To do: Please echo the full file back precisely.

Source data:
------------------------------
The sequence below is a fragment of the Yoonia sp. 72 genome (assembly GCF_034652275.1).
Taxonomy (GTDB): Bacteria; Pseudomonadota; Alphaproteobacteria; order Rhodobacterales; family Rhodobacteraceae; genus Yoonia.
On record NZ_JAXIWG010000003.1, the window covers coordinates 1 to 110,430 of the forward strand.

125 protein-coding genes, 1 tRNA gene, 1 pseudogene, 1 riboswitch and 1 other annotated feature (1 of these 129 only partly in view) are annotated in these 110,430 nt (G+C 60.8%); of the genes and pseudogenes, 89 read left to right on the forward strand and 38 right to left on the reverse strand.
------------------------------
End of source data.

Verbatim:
The sequence below is a fragment of the Yoonia sp. 72 genome (assembly GCF_034652275.1).
Taxonomy (GTDB): Bacteria; Pseudomonadota; Alphaproteobacteria; order Rhodobacterales; family Rhodobacteraceae; genus Yoonia.
On record NZ_JAXIWG010000003.1, the window covers coordinates 1 to 110,430 of the forward strand.

125 protein-coding genes, 1 tRNA gene, 1 pseudogene, 1 riboswitch and 1 other annotated feature (1 of these 129 only partly in view) are annotated in these 110,430 nt (G+C 60.8%); of the genes and pseudogenes, 89 read left to right on the forward strand and 38 right to left on the reverse strand.